We seem to be living through a surfeit of Scorsese right now. As if it’s not enough that he delivers a film longer than most tv shows at the three-and-a-half hour The Irishman, there’s also Joker, a film which he developed. Joker is a greatest hits of Scorsese covers, mimics plot lines and specific scenes from King of Comedy, Taxi Driver and more. So it’s with a weary heart that we turn to Uncut Gems, another Scorsese-produced slice of awards fodder from Netflix, entered into competition with The Irishman, Joker and any other Scorsese wannabes in the 2020 awards stakes.
And yet, Uncut Gems is the work of Josh and Benny Sadfie, whose blistering Good Time seemed to be a blast of fresh air in the urban thriller stakes. They coaxed a career best performance from Robert Pattinson for that film, and it’s no surprise that Adam Sandler would seem them as a way out of the comedy inanity that he’s found himself yoked into. Sandler is an accomplished comic, and his hand-dog charm has worked well in films like The Wedding Singer. Attempts to re-launch him in a more serious context (Spanglish, Reign Over Me) have been less successful, but Uncut Gems will be something of a revelation for fans and detractors alike. Sandler is electrifying as an amoral NYV gems hawker, pin-balling between clients, gangsters and marks as he attempts to steady his financial ship while exposing himself to potential dangers.
Howard Ratner (Sandler) is a family man, but he’s also a duplicitous scumbag who seems to be daring fate to take everything away from him. He imports a rare opal, lines up a buyer in the form of a rich basketball player, and borrows money against his own success; he’s constructing a house of cards with unstable foundations. Ratner’s home-life is equally turbulent, and it seems like only a matter of time before clients and family members will realise that he’s scamming them all.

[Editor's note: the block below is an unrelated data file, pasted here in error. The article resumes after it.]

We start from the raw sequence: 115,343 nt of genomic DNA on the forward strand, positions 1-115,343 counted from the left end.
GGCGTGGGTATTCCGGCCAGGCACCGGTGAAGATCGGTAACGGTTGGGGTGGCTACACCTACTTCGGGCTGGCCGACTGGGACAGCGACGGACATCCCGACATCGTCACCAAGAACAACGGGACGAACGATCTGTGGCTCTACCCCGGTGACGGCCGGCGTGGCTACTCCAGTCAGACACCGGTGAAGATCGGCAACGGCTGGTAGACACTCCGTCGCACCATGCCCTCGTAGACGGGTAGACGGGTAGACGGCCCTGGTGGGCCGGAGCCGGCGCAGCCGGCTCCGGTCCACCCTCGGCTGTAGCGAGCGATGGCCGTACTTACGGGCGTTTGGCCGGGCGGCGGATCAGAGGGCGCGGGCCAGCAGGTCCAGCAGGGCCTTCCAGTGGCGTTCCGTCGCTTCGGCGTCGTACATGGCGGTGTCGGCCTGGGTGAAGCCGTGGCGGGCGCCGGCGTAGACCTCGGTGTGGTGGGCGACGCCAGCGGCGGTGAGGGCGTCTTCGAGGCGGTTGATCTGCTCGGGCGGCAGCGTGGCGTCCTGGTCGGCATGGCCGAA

Although Uncut Gems is a good-looking movie thanks to cinematographer Darius Khondji, it’s never in thrall to the environment in the way that the Irishman is, side-stepping clichés and coming up fresh; the way Ratner’s bluster is sidelined by the casual use of a security cordon feels real in the way that hit-men don’t. Like Good Time, the environments is drawn in a realistic way, and the way low-key story-elements are knitted together as the walls close in on Ratner, literally in the final scenes, is striking and impressive.
Downbeat and scuzzy, Uncut Gems may draw audiences keen to see more of Sandler, but this isn’t a feel-good movie in any way. It’s a character study of a man whose lies have been out of control for some time; a scene in which he fails to sweet-talk an auction house employee is particularly painful. Uncut Gems is a triumph for the Sadfies, and for Sandler, who should expect serious awards consideration for his transformative performance. Just don’t expect a good time here; Uncut Gems is as rough, uneven and tricky as the central character portrayed here.